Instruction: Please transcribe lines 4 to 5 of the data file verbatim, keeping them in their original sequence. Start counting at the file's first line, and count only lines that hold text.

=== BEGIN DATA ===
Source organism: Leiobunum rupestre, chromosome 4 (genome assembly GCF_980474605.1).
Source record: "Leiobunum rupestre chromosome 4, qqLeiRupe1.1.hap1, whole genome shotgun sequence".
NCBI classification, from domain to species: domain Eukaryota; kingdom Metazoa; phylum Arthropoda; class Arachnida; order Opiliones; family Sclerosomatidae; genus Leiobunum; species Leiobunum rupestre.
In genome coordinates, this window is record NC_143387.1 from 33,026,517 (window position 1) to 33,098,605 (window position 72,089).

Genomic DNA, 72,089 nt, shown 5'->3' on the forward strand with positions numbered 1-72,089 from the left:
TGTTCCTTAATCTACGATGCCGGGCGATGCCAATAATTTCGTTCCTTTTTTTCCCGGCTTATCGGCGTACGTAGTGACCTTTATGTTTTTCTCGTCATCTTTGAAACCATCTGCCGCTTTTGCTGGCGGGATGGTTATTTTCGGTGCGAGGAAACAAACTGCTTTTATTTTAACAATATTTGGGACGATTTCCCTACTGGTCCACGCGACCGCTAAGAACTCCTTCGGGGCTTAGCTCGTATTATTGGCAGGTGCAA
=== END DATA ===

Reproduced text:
In genome coordinates, this window is record NC_143387.1 from 33,026,517 (window position 1) to 33,098,605 (window position 72,089).

Genomic DNA, 72,089 nt, shown 5'->3' on the forward strand with positions numbered 1-72,089 from the left: